Ordinarily, we would probably be wise just to move on from last week's flap over Miss USA contestant Carrie Prejean's truthful pageant answer on same-sex marriage, but subsequent news reports reveal we are drawing the wrong lessons from the brouhaha.
Prejean -- in response to the trick question from gay activist blogger Perez Hilton, one of the pageant's judges -- refused to endorse same-sex marriage, which probably resulted in her losing the crown she was favored to win.
Not satisfied with unilaterally disqualifying Prejean and possibly damaging her career, Hilton publicly excoriated her, saying she "gave the worst answer in pageant history" and calling her a dumb B-word and worse.
Prejean, in stark contrast, said that as a Christian, she loved Hilton and was praying for him, a graciousness met with further ungraciousness from Hilton.
Hilton told the "Today" show's Matt Lauer: "I personally would have appreciated it had she left her politics and her religion out, because Miss USA represents all Americans. … The answer she gave alienated myself (and) millions of gays and lesbians. … Miss USA is not a person that's politically incorrect. Miss USA … represents … all America and is inclusive and give(s) the right answers. … I want someone who is going to (say) things that will make everyone feel welcome. … For example … she's a Christian, but I don't want her talking about Jesus, Jesus, Jesus, because that's offensive to all of the Jewish Americans, to all of the Muslim Americans, to all of the atheist Americans."
But it was Hilton, not Prejean, who injected politics. Hilton's clear message, denounced by no one from the gay activist community or secular left, is that Prejean should have lied or ducked the question because her honest answer offended some. Had she high-fived same-sex marriage, you can bet Hilton wouldn't be decrying her lack of inclusiveness toward the majority and not making them "feel welcome." So if Prejean had agreed with Hilton's minority position -- or pretended to -- she would have represented "all of America"; if she had agreed with the majority, she wouldn't have. Go figure.
Pageant judge Claudia Jordan, obviously another opponent of pageant integrity, said, "In pageants, just like in politics, it's probably best to just give a neutral answer, where you're not committed to one side or the other, if you want to win."
Keith Lewis, co-director of Miss California USA, said he was personally saddened and hurt by Prejean's opinion and that "religious beliefs have no place in politics in the Miss CA family." Again, all opinions are OK except those they disagree with, especially when the opinions are grounded in religious principle.
California pageant public relations spokesman Roger Neal accused Prejean of lying for telling a church audience that California pageant officials told her to apologize publicly and to avoid mentioning religion on the "Today" show. Neal said Prejean was urged only to reiterate that she didn't mean to offend anyone and to use the national spotlight "to heal some wounds."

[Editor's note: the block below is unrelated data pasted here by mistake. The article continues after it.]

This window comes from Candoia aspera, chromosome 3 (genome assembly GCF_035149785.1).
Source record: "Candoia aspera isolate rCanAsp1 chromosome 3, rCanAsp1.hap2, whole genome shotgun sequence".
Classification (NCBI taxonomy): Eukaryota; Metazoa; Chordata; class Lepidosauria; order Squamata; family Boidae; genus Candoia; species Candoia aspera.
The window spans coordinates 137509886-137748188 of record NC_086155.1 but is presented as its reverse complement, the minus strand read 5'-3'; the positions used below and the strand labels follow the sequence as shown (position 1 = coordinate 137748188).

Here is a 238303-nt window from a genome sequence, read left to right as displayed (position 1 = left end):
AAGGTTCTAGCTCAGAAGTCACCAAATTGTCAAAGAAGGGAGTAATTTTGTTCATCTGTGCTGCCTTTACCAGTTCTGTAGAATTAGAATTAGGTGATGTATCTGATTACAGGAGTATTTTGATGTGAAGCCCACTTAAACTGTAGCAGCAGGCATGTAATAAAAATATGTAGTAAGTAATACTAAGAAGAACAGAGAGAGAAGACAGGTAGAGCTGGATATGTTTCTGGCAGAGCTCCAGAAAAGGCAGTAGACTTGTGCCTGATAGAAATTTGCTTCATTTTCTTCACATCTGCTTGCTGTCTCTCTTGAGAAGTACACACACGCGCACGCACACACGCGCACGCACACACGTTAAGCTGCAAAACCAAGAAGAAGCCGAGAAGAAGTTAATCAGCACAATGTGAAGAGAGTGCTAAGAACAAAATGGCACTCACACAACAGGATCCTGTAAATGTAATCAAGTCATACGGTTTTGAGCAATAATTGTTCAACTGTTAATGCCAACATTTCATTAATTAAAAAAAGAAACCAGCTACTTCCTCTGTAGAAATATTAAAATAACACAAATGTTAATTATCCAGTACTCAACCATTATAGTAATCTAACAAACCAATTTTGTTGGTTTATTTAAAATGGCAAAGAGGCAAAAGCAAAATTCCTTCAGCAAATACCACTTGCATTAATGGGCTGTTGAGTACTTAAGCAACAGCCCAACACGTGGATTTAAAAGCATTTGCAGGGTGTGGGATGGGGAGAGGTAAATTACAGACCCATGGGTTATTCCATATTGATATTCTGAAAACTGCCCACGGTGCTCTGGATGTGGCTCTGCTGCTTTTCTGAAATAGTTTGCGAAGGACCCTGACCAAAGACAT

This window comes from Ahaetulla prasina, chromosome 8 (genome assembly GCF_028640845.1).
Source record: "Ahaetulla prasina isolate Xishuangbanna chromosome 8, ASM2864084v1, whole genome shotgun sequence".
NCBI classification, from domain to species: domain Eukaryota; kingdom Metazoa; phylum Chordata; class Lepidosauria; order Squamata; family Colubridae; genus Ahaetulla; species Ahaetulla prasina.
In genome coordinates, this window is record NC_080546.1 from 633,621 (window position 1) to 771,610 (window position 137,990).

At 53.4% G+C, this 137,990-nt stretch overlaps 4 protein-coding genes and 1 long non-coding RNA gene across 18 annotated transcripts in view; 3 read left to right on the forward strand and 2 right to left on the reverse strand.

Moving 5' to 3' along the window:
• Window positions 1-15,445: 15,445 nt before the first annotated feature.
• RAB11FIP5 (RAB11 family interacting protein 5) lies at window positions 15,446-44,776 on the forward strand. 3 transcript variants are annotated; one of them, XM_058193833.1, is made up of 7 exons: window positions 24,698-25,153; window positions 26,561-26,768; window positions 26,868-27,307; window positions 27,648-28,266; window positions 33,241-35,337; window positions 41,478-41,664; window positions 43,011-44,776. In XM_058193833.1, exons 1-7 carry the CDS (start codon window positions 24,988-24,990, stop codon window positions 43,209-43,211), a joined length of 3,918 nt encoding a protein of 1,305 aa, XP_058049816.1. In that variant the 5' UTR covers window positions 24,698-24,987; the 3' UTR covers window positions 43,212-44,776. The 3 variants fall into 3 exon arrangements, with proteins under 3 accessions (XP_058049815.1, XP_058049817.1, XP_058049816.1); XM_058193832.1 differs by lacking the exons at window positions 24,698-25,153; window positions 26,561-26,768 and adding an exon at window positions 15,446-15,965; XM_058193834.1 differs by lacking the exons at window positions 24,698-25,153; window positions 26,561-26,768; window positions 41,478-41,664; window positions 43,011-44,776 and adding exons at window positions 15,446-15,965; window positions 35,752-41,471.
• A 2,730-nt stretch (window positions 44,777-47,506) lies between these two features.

I doubt Prejean lied, especially considering what Neal admits officials did advise Prejean to say, which is egregious enough.
Why should Prejean have to apologize to anyone? And what wounds does she have an obligation to heal? She did not spontaneously volunteer her opinion on same-sex marriage; she gave it reluctantly, in response to Hilton's loaded question. Nor did she "wound" anyone merely by voicing an opinion shared by hundreds of millions.
Or have we become such prisoners to thought control that one's just voicing an opinion is pronounced hurtful and damaging? Should the majority of Americans flog themselves for having the same opinion as Prejean? How about Barack Obama, who voiced precisely that opinion during the presidential campaign?
Seriously, do Prejean's detractors believe her sin was to voice her opinion publicly or merely to think those thoughts? If it's the former, their ire ought to be aimed at Hilton for asking the question in the first place. But I suspect many actually believe Prejean's primary sin (and that of most Americans) is to think the way she thinks, which, they would say, makes her a bigot and a homophobe. Talk about the tail wagging the dog!
Those who say the militant homosexual activists' goal is to live and let live apparently aren't following their reaction to Prejean and Hilton, which proves the militants will not tolerate an opposing viewpoint. Those who doubt their persistence might be surprised on a not-too-distant day when most states have succumbed to the bullying and changed their definitions of marriage.
If you care to hear the other side of the argument -- that same-sex marriage is not an innocuous idea -- read Frank Turek's excellent book "Correct, not Politically Correct; How Same-Sex Marriage Hurts Everyone." The book will also serve as a wake-up call to complacent Christians operating under the fallacious belief that they have no business engaging in the political arena, a belief that could contribute to the eventual loss of their very freedom to evangelize.